November 12th, 2021 | by Egbert Wesselink

Indictment shows that Lundin knowingly caused and contributed to war crimes

Company representatives demanded military interventions by abusive armed forces

Victims hopeful that justice will be done

“Impunity and disregard for victims has been among the root causes of perpetuating violence in South Sudan”
Rev. James Kuong Ninrew, Juba.

The Swedish Prosecution Authority has presented evidence that the chairman and main shareholder of Lundin Energy, Ian H. Lundin, caused and contributed to massive war crimes in South Sudan, together with his fellow director and former CEO Alex Schneiter. Their crimes were entirely due to their roles within the company. The Prosecution has formally charged them with aiding and abetting international atrocity crimes, and will in addition seek forfeiture of SEK 1,4 billion in criminally obtained profits from Lundin Energy itself. The charges concern war crimes by Sudanese military and local militias between 1999 and 2003, who acted on demands from the suspects to secure Lundin’s operations. The suspects knew that these military and militia’s routinely commited war crimes, including intentionally attacking civilians, spreading terror, using starvation as a warfare tactic, massive forced displacement, and the use of child soldiers. An estimated 12.000 people perished due to the war for control over Lundin’s concession area. Not since the Nuremberg trials have corporate executives been indicted for such grave crimes. The 230 pages indictment paints a picture of a company that was indifferent to human suffering.

The trial is of great significance to South Sudan where it will be keenly watched. War crimes have been routinely committed during and after Sudan’s civil war, but nobody has been brought to justice and victims have been denied their right to redress. There can be no peace in South Sudan without justice. The trial offers communities in Lundin’s concession area an opportunity to be recognised and hear the truth in public.

A crucial question is whether the trial will result in satisfaction for the people who have been harmed and who claim their right to remedy and reparation. Lundin has never shown an interest in their fate. It robustly defends its own self-interest and, contrary to the UN Guiding Principles, disregards its adverse human rights impacts. This position is supported by the vast majority of its shareholders, including many with human rights policies that are squarely at odds with Lundin’s actions.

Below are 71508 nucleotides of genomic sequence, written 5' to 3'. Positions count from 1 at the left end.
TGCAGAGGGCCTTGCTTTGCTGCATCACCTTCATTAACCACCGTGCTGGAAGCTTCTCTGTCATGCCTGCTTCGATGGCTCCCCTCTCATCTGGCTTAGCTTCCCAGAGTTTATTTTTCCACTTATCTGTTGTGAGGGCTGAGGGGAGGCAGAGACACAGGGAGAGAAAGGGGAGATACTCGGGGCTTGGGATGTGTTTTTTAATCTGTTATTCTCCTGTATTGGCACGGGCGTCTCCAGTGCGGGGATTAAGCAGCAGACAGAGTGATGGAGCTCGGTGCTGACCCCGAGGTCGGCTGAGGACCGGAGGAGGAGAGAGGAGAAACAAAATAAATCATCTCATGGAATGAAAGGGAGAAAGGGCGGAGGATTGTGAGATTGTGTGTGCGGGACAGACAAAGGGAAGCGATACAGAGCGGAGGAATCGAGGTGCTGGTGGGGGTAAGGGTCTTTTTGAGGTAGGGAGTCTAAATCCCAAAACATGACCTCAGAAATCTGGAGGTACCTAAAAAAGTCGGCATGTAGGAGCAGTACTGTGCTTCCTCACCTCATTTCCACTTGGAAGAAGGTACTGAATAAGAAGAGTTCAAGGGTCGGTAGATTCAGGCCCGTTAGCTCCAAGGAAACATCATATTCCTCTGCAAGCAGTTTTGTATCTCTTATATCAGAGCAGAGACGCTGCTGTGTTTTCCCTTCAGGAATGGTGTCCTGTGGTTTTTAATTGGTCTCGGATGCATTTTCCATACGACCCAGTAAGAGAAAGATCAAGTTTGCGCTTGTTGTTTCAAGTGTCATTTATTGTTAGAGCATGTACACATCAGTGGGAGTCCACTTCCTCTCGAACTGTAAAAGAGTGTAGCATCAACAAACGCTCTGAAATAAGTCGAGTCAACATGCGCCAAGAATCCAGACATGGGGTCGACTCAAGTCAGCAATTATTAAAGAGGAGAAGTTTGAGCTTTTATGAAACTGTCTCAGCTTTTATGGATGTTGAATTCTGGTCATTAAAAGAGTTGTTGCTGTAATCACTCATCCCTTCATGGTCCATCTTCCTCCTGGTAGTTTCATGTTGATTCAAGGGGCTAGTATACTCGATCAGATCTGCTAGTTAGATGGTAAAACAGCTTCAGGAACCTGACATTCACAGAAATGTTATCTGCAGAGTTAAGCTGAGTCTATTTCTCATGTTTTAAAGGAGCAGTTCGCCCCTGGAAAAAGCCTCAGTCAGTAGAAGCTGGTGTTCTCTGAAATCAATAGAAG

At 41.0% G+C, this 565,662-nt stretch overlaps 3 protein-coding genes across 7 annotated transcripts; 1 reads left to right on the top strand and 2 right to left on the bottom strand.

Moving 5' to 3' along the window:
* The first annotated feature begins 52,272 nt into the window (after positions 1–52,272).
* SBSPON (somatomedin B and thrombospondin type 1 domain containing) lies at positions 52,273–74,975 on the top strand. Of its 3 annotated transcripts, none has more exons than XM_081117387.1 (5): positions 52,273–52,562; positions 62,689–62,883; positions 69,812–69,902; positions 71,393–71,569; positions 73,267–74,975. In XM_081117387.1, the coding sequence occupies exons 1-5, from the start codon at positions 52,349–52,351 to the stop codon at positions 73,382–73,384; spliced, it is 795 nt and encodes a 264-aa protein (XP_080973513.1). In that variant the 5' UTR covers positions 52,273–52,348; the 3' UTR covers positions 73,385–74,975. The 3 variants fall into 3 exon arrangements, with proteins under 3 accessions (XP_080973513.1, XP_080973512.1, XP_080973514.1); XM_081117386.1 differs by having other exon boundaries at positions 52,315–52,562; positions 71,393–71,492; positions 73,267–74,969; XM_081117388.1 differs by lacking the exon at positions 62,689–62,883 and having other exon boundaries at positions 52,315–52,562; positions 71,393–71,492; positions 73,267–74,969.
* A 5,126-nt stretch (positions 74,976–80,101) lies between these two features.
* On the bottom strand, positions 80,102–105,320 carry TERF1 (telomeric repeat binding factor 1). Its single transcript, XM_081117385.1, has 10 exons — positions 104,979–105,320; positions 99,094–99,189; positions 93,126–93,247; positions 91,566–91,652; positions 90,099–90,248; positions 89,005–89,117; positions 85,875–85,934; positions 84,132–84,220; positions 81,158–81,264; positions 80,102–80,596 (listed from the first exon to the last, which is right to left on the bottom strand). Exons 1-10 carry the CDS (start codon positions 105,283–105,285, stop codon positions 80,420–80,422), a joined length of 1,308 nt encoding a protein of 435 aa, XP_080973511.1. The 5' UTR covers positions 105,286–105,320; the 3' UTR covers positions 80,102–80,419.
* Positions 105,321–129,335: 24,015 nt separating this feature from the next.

The Swedish court may rule that the suspects compensate court witnesses, but it cannot oblige the company to provide redress to the tens of thousands of others who have been harmed. They can only hope that shareholders take notice of the evidence of criminal misconduct and request that the company reconciliates with harmed communities. Ian H. Lundin has announced that he will step down in March 2021. The Board of Directors and the senior management defend the company’s Sudanese legacy. They show no interest in addressing the company’s violent past or to reach out to the people that it harmed. A change of company policy will therefore require a full overhaul of its management.

It is hard to underestimate the international significance of the Lundin trial. It is extremely difficult to bring charges under international jurisdiction and the Swedish Prosecution Authority has shown an admirable steadfastness. The investigation is an exemplary and rare effort to make a business enterprise account for its role in human rights abuses. It is quite unique that a listed company is charged with complicity in inter­na­tio­nal atrocity crimes and the case cannot be resonate in the corporate boardrooms. Businesses are increasingly held legally liable for damaging people and the planet and the Lundin trial will reinforce that trend as it raises several fundamental questions that may redefine legal standards and encourage other prosecutors to take up similar cases.

The war brought Lundin Petroleum a fortune that it invested in Norway, after which it became the multi-billion dollar business that it is today. Meanwhile, the victims of the crimes that Lundin arguably benefited from have been denied their right to remedy and reparation. The indictment shows that Lundin has systemically hidden the truth from the public and its shareholders. It is time for Lundin Energy’s shareholders to show that they are not indifferent to war crimes by requiring remedy of victims and replacing the company’s management. The Governments of Norway and Sweden are to notify the company and its shareholders that continued neglect of its human rights duties will have severe consequences.




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